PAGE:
Snow Day

I woke up to a blanket of white covering the ground. Unlike in childhood, this was not met with excited anticipation. Forced to skip my morning coffee, I layered up in my thermal gear and put on my boots, the blister on my heel reminding me to buy a pair that fits properly. I struggled to find gloves and settled on a mismatched pair as I braced for battle with the cold. I tried not to tweak my back while repeatedly yanking the starter cord on our stubborn snow blower. As I began to clear the thick snow off the driveway, the layer of ice hidden below was a reminder that I was not quick enough to clear the driveway last time. Obstacles and challenges now loomed ahead as I anticipate colder temperatures, icy windshields, hazardous driving, and ill-fitting boots and blisters.

When did snow become the enemy? When did it become a chore? When did it become something that added to the weight of my day?

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Defending the Lob, Managing the ICU and Emotional Intelligence

The lob shot.

As a goalie, it’s my nemesis. It was my major weakness in college and even more so today. Standing (or more appropriately treading) 6’3″ tall, with an even longer wingspan, I have always been eager and ready to explode up and out of the water, my arms outstretched, to intimidate a shooter. My height, along with my gangly arms and a quick first reaction, are great tools to disrupt, alter and ultimately block my opponents’ shots.

But my kryptonite is the lob shot. It turns my strength against me. A patient opposing player, by waiting a split second, lets my aggressiveness work against me. By allowing me to rise up and out of the water first, a shooter can then release an agonizingly slow arcing shot, up and over my now sinking self, to then drop into the opposite corner of the net. I react. They wait. And I’m beat.

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Faces and Futility

The patient, previously a John Doe, is now known. Family now present, when before there was none. A spouse, siblings, and young kids all around. Despite seventy-two hours in the ICU, his lungs have failed, his heart has failed, his liver has failed, his kidneys have failed. Too unstable for dialysis, his potassium level climbs higher and higher, despite attempts to slow down and mitigate its lethal effectCardiac arrest is no longer an “if” but a “when”, having reached medical futility.

Kids at the bedside, so young. Unaware. Watching. The face of their dad distorted by tubes in his mouth, IV tubing tugging on his neck, eyes yellow from jaundice, skin all swollen and puffy from edema. Family tension between his siblings and his wife percolates, as his heartbeat becomes more erratic and slow.

In the hallway outside his room, I have a hurried discussion with his wife. She is overwhelmed. Burdened by feelings of guilt competing with anger. Her sadness and despair are palpable. Their last words, their last fight, was days ago, before he was found in a locked motel room, with alcohol around him. Inside him. Poisoning him.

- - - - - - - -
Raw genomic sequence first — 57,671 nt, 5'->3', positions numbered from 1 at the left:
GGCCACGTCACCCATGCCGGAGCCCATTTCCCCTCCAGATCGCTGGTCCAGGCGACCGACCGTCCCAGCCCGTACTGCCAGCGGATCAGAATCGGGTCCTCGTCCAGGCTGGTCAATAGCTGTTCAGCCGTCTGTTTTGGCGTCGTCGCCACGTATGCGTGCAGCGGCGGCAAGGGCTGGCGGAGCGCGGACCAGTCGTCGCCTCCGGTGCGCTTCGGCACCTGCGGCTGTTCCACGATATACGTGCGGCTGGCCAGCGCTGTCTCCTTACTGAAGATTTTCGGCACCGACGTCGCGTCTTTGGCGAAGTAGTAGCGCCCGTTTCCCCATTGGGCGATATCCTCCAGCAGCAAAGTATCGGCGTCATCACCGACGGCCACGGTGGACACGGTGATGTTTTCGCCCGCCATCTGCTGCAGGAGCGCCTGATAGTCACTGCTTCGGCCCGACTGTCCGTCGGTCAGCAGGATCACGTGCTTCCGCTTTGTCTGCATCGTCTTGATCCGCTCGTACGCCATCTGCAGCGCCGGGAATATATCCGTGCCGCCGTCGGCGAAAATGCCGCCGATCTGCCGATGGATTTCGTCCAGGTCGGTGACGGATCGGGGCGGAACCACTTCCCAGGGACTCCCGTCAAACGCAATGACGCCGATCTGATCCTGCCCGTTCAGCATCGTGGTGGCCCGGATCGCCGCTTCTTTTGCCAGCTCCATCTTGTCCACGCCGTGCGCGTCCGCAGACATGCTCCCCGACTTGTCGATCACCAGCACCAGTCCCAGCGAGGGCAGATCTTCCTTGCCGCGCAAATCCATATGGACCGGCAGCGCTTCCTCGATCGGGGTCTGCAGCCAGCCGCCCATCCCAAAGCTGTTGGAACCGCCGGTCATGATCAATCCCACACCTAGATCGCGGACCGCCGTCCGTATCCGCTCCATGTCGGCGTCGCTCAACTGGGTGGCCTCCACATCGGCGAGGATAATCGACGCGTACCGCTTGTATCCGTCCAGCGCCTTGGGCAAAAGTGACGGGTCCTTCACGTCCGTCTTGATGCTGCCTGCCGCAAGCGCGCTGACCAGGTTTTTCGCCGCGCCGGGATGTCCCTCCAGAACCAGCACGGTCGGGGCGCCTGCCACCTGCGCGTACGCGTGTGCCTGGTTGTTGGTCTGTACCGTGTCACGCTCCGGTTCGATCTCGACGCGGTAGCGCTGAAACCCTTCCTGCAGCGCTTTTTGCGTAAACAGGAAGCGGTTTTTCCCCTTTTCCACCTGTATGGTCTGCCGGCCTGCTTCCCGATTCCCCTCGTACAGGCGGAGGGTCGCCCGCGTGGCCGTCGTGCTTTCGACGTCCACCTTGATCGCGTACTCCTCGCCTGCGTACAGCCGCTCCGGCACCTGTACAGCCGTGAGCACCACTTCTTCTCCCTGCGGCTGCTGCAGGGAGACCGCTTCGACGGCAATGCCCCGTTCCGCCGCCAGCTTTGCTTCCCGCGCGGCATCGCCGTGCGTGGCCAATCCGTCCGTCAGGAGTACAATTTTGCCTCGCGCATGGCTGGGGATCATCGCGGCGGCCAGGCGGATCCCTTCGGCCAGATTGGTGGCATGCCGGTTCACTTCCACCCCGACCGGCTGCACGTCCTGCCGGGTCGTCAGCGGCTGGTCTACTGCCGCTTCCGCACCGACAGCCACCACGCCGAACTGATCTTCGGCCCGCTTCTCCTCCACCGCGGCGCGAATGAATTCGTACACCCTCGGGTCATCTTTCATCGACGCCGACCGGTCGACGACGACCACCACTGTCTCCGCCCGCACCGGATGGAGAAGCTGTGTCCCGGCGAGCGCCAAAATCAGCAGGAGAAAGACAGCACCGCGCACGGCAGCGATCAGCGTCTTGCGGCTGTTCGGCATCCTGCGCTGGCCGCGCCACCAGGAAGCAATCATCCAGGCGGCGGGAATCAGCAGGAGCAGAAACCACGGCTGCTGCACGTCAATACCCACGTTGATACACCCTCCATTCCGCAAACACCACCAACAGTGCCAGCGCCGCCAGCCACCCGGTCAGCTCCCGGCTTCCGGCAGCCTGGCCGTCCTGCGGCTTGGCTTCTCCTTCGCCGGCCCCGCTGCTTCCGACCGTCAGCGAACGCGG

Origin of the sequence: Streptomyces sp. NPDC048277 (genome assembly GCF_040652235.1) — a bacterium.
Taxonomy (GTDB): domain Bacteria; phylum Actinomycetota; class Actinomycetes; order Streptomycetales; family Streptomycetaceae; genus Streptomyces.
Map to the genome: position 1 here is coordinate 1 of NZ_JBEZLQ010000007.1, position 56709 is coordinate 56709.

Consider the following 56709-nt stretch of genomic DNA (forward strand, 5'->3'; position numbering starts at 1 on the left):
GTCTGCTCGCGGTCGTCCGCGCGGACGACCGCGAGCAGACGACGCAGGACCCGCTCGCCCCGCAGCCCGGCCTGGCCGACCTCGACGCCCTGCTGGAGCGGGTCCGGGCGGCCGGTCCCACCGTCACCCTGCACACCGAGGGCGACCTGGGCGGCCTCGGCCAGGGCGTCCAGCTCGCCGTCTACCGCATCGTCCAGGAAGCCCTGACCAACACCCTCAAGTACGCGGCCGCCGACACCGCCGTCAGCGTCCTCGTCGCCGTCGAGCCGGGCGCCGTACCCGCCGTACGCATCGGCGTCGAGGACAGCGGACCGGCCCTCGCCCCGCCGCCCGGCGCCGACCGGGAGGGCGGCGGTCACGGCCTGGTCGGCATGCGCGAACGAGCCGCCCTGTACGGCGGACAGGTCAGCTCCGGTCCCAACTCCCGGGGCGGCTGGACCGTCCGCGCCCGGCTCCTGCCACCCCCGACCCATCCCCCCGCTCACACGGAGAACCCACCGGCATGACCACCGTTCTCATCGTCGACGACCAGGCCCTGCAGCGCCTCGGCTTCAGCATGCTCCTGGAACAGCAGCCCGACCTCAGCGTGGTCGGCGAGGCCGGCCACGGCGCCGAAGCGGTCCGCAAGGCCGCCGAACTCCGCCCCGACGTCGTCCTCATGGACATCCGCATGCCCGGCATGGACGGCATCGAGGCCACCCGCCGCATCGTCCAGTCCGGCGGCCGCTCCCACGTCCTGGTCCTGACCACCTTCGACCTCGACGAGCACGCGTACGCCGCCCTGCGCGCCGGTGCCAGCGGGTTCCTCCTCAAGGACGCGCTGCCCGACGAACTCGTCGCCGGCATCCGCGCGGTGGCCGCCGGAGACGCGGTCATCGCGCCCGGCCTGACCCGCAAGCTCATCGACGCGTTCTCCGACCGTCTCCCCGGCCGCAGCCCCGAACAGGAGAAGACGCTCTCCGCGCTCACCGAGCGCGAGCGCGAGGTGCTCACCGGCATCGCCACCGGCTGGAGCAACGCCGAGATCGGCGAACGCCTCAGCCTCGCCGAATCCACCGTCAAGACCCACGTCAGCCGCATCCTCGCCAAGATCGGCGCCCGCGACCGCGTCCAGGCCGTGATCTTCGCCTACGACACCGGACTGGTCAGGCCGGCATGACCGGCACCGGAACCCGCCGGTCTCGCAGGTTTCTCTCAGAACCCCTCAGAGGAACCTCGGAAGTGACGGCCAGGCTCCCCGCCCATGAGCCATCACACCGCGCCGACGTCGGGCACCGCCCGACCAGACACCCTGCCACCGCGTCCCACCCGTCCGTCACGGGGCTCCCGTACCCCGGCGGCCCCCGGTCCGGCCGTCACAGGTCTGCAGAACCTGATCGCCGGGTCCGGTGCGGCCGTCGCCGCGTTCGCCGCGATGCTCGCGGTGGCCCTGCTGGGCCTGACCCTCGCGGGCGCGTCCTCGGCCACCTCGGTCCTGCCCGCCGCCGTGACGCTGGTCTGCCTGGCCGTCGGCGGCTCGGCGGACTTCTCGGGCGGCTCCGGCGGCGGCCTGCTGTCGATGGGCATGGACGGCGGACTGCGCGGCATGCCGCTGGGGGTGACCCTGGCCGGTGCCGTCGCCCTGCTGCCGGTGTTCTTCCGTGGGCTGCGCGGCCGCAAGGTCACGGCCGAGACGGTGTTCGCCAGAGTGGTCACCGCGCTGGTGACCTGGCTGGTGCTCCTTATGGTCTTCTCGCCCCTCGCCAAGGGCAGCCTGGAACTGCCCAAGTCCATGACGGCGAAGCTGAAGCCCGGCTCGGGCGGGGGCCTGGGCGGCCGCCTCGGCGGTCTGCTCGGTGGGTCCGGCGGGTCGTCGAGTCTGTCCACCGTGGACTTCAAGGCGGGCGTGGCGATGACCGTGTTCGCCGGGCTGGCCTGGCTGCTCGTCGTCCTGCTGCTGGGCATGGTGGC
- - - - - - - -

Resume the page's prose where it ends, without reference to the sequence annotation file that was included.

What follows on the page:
His heart stops while we are talking. We go into his room.

Kids at the bedside, so young. Unaware. Watching. The face of their dad distorted by tubes in his mouth, IV tubing tugging on his neck, eyes yellow from jaundice, skin all swollen and puffy from edema. His heartbeat no longer erratic and slow, because it is no longer beating. This outcome was already determined hours ago.

Compressions will not lower his potassium. IV’s have been pouring adrenaline non-stop into his heart and veins. All to no avail.

I tell the wife to hold his hand and say goodbye. We are not doing compressions. She does not argue.

Is it assent or consent? Medical futility? All of the above?

She holds his hand. She yells. She cries.

Kids at the bedside, so young. Unaware. Watching.

Years pass. I no longer see his face, distorted by tubes in his mouth, IV tubing tugging on his neck, eyes yellow from jaundice, skin all swollen and puffy from edema.

I still see their faces. The kids. They have not left me. I doubt they ever will.


Will The Adults In The Room Please Stand Up

Uncertainty.  In particular, diagnostic uncertainty, would keep me awake at night, early in my career as a freshly minted critical care doctor.  Patients who deteriorated without explanation or haziness on CT Scans without an identified cause, fanned the flames of my insecurity. The scenarios would leave me edgy and uncomfortable impacting my life outside the boundaries of work. Like most doctors, over the years I learned to co-exist with this uncertainty.  Human sickness and disease can be challenging mysteries.

Recently, a new kind of uneasiness has invaded my world causing all sorts of havoc. With the politicization of health care reform and attempts at repeal and replace Obamacare, uncertainty is rearing its head with a vengeance. Twitter and Facebook give minute by minute updates on which senators are a “yes” or “no” and where public opinion currently lies. The evening television roundup details rumors that have leaked from behind closed door meetings. The background noise of it all is deafening. Most discussions are focused on the future impact potential budget cuts or regulation changes. But the uncertainty created by our polarized and tribal politics on any path forward for health care reform is having a real impact now. Every hour of every day, both in the hospital and in my office where I interact with my patients.

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